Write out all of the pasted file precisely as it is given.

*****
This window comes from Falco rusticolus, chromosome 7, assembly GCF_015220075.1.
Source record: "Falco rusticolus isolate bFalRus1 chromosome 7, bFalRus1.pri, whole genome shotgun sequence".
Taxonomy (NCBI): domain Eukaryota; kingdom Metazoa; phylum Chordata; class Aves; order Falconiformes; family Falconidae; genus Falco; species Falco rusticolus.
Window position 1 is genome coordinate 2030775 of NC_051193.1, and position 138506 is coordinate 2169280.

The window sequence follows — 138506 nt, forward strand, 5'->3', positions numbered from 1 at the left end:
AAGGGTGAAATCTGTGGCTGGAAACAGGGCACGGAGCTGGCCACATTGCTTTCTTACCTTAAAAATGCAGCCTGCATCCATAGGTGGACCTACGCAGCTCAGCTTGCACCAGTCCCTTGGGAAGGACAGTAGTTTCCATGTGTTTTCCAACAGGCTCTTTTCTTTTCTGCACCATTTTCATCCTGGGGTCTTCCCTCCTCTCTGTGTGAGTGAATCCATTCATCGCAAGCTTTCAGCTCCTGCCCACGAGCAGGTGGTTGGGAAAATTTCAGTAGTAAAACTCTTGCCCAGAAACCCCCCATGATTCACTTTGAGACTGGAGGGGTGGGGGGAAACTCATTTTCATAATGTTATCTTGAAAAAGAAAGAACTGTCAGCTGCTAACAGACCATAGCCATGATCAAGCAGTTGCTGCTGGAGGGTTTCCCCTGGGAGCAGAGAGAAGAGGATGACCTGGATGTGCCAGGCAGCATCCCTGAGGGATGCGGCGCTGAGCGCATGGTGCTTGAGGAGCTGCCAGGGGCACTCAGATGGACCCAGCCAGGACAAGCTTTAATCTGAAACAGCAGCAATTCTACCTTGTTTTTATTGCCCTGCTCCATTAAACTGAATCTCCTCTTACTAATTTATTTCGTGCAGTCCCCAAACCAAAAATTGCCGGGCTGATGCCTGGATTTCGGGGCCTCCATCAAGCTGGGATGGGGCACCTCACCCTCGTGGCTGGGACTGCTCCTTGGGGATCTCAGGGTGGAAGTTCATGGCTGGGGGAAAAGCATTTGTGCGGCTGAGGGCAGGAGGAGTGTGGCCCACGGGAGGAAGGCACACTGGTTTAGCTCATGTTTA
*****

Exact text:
This window comes from Falco rusticolus, chromosome 7, assembly GCF_015220075.1.
Source record: "Falco rusticolus isolate bFalRus1 chromosome 7, bFalRus1.pri, whole genome shotgun sequence".
Taxonomy (NCBI): domain Eukaryota; kingdom Metazoa; phylum Chordata; class Aves; order Falconiformes; family Falconidae; genus Falco; species Falco rusticolus.
Window position 1 is genome coordinate 2030775 of NC_051193.1, and position 138506 is coordinate 2169280.

The window sequence follows — 138506 nt, forward strand, 5'->3', positions numbered from 1 at the left end:
AAGGGTGAAATCTGTGGCTGGAAACAGGGCACGGAGCTGGCCACATTGCTTTCTTACCTTAAAAATGCAGCCTGCATCCATAGGTGGACCTACGCAGCTCAGCTTGCACCAGTCCCTTGGGAAGGACAGTAGTTTCCATGTGTTTTCCAACAGGCTCTTTTCTTTTCTGCACCATTTTCATCCTGGGGTCTTCCCTCCTCTCTGTGTGAGTGAATCCATTCATCGCAAGCTTTCAGCTCCTGCCCACGAGCAGGTGGTTGGGAAAATTTCAGTAGTAAAACTCTTGCCCAGAAACCCCCCATGATTCACTTTGAGACTGGAGGGGTGGGGGGAAACTCATTTTCATAATGTTATCTTGAAAAAGAAAGAACTGTCAGCTGCTAACAGACCATAGCCATGATCAAGCAGTTGCTGCTGGAGGGTTTCCCCTGGGAGCAGAGAGAAGAGGATGACCTGGATGTGCCAGGCAGCATCCCTGAGGGATGCGGCGCTGAGCGCATGGTGCTTGAGGAGCTGCCAGGGGCACTCAGATGGACCCAGCCAGGACAAGCTTTAATCTGAAACAGCAGCAATTCTACCTTGTTTTTATTGCCCTGCTCCATTAAACTGAATCTCCTCTTACTAATTTATTTCGTGCAGTCCCCAAACCAAAAATTGCCGGGCTGATGCCTGGATTTCGGGGCCTCCATCAAGCTGGGATGGGGCACCTCACCCTCGTGGCTGGGACTGCTCCTTGGGGATCTCAGGGTGGAAGTTCATGGCTGGGGGAAAAGCATTTGTGCGGCTGAGGGCAGGAGGAGTGTGGCCCACGGGAGGAAGGCACACTGGTTTAGCTCATGTTTA